Tim Keller, in the foreword to Irwyn Ince’s recent book addresses this. Keller tells of his time in seminary, and some of the lessons an African American student named Elward Ellis taught him at the time. One of those lessons, he says, is that “Euro-white culture is nearly invisible to white Christians. ‘When you come to my church,’ [Elward] said, ‘and you see how we worship and sing and preach, you think “that’s the black way.” But when you look at your own church you just think “that’s the right way.”’” [In Ince, 2]
It is often easy for many of us to see our culture as neutral – whether it is the culture of our class, our race, our nation, or something else. But our culture is an aspect of our locatedness.
And our locatedness is not a bad thing – it is good, it is part of the particularity and diversity with which God made the world and humanity. And so our goal is not some sort of cultural uniformity.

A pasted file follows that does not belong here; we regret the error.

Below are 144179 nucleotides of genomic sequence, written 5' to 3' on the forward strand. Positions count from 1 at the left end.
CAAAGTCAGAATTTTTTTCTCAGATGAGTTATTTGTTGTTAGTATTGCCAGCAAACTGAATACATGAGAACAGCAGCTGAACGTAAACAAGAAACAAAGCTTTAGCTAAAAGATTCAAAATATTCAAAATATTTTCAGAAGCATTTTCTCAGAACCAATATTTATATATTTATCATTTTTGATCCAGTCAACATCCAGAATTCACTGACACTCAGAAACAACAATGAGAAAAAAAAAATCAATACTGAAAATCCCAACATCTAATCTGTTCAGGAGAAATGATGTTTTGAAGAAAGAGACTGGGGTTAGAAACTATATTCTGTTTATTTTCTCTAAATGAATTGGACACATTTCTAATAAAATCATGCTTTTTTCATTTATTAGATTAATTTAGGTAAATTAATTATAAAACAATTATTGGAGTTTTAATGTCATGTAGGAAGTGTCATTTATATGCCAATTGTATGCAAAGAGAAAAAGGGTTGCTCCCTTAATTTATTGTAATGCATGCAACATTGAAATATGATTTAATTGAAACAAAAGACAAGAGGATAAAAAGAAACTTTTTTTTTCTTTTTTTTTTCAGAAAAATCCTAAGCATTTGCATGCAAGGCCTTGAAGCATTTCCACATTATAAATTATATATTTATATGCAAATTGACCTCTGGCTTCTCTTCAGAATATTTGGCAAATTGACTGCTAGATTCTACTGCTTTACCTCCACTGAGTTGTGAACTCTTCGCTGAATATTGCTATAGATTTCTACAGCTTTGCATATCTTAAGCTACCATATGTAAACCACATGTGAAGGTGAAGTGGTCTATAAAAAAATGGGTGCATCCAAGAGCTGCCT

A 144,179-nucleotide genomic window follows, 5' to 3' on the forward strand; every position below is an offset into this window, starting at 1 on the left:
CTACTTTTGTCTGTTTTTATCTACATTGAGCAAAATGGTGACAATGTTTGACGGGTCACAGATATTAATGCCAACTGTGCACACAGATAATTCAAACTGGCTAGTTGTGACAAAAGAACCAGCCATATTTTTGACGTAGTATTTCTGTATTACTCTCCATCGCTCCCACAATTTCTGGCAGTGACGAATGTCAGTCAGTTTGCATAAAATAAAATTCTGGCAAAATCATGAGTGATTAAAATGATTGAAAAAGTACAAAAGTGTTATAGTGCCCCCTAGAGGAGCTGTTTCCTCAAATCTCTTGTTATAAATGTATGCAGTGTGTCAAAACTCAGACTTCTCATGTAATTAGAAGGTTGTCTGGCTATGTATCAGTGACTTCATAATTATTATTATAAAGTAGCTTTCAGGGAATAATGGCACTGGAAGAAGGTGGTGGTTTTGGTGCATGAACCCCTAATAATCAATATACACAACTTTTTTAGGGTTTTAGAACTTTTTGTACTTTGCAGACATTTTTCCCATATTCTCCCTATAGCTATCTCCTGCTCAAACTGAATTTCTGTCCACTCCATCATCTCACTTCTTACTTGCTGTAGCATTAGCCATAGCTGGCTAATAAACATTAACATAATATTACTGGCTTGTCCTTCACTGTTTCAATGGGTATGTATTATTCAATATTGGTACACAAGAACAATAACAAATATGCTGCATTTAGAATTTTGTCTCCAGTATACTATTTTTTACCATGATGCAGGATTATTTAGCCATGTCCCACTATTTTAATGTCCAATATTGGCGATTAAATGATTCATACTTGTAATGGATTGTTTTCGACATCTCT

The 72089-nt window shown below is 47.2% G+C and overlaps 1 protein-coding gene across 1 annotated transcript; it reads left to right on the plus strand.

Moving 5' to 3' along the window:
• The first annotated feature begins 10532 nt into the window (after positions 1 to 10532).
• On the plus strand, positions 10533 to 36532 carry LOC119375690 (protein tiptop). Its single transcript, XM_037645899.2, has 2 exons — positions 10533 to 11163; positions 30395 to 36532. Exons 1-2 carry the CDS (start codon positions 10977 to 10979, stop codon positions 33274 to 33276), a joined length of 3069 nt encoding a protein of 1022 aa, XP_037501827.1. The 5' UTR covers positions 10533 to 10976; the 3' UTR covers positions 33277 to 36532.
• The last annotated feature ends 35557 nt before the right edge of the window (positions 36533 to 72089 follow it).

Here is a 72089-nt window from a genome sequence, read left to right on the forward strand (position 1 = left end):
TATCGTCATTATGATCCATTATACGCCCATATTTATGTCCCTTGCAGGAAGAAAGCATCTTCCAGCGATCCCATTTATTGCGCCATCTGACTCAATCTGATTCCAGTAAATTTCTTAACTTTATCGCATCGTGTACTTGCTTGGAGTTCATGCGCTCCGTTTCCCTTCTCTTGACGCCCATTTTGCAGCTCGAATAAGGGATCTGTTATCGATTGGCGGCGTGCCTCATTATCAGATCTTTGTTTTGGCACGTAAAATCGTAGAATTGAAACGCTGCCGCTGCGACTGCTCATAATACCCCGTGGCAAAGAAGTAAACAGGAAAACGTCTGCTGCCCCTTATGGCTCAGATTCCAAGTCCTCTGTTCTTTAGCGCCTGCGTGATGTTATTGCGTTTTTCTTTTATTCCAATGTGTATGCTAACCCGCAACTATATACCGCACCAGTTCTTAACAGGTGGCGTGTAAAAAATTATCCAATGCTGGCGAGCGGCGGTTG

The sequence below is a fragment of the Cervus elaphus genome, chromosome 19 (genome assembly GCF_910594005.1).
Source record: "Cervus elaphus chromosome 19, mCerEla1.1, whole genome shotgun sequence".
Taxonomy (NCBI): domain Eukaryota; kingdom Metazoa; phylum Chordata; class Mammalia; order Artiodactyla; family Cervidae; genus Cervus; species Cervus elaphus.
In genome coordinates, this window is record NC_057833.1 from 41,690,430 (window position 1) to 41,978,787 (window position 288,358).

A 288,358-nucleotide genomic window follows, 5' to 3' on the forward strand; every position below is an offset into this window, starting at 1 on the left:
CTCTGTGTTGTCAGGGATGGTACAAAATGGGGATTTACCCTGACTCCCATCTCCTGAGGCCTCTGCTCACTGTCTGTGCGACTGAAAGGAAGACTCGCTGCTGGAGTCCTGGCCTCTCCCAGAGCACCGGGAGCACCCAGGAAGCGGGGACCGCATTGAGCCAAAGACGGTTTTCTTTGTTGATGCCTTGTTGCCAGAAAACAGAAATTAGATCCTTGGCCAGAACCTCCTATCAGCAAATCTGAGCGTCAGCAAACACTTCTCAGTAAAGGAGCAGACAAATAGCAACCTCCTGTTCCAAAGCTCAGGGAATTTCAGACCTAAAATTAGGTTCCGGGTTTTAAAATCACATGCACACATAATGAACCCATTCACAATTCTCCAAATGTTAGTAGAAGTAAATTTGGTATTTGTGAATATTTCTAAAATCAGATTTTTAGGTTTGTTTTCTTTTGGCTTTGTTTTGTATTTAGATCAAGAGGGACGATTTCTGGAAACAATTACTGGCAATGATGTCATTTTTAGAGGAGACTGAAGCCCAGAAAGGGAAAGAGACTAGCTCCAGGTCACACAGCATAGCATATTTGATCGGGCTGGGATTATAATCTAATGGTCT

Our goal, rather, is to share the blessings of our culture, while also seeking help from other cultures to correct our errors and to help us with our blind spots.
So, we are limited, and we are located. These truths will help us see some things clearly, but without the correction and insight of those different from us, they may also leave us with blind spots and areas of ignorance.
Why We Resist Listening to Others
In the abstract sense, our need to learn from those different from us is fairly obvious and straightforward. And yet, in practice, it is often something we resist.
Now, to be clear, when I say that we “resist” this, I’m not speaking against any time we disagree with others different from us – we will get to that. I’m not talking about how we might disagree with people who are different from us, I’m talking about how we can be resistant to really even listening to people who are different from us.
Two reasons for that are because we are arrogant, and we are hard-hearted.
Now, before going on, let me be clear. I’m using a “universal we” here.
First, I am definitely including myself in this. I’m not pretending to be someone who’s done a lot of this well already and is now lecturing you on it – I’ve done less of this than many of you. I am speaking to myself as much as anyone else.